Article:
"This deeply appalling incident in no way represents the values of ISAF and coalition troops or the abiding respect we feel for the Afghan people. Nor does it impugn or diminish the spirit of cooperation and partnership we have worked so hard to foster with the Afghan National Security Forces," he added.
The U.S. Embassy in Kabul tweeted videotaped condolences in the primary languages of Pashto and Dari. It also warned Americans in the country to beware of the "risk of anti-American feelings and protests in coming days, especially in eastern and southern provinces."
"U.S. citizens in Afghanistan should remain vigilant and avoid areas where Westerners congregate. Avoid large public gatherings or demonstrations. Past demonstrations in Afghanistan have escalated into violent attacks on Western targets of opportunity.
"Do not discuss travel plans or other personal matters with strangers, or in public. Be alert and aware of your surroundings, and always travel with mobile phones or appropriate communication equipment," the warning reads.
Karzai called the attacks an "assassination" and angrily demanded an explanation. Karzai said he spoke with a 15-year-old boy named Rafiullah who was shot in the leg during the incident. The boy described how an American soldier entered his house in the middle of the night, woke up his family and began shooting them.
"This is an assassination, an intentional killing of innocent civilians and cannot be forgiven," Karzai said in a statement that is sure to incite more violence.
As violence erupts, U.S. officials have debated a faster exit strategy from Afghanistan, which is supposed to be left to fend for itself by 2014. In anticipation of that departure, the U.S. and Afghan governments signed a memorandum of understanding recently about the transfer of Afghan detainees to Afghan control -- a key step toward an eventual strategic partnership to govern U.S. forces in the country.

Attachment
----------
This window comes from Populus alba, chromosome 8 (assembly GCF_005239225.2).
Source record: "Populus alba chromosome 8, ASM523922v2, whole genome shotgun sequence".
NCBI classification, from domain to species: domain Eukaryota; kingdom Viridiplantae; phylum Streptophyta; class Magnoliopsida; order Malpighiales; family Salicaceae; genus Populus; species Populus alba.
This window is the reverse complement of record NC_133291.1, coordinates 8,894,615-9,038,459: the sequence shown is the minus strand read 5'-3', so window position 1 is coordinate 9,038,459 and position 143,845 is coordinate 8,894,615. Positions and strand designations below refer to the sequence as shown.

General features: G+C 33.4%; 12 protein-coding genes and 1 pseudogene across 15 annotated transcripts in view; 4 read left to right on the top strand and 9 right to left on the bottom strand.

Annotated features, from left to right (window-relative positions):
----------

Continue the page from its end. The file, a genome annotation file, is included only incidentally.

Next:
Sen. John McCain, the ranking Republican on the Senate Armed Services Committee, said the alleged incident cannot be explained "except to extend your deepest sympathy to those victims and see that justice is done."
But, he added, the U.S. is in Afghanistan because that's where the attacks of Sept. 11, 2001, originated.
"If Afghanistan dissolved into a situation where the Taliban were able to take over or a chaotic situation, it could easily return to an Al Qaeda base for attacks on the United States of America. That is still our goal, as it was the day we went in," McCain said.
Panjawi, the town where the alleged shootings occurred, is inside a rural Taliban stronghold, and is just south of the birthplace of the militant group's senior leaders, including chief Mullah Omar. Panjawi is a launching point for attacks on neighboring Kandahar City and is a key to securing the province, one of the most difficult battlegrounds in the country.
Newscore and The Associated Press contributed to this report.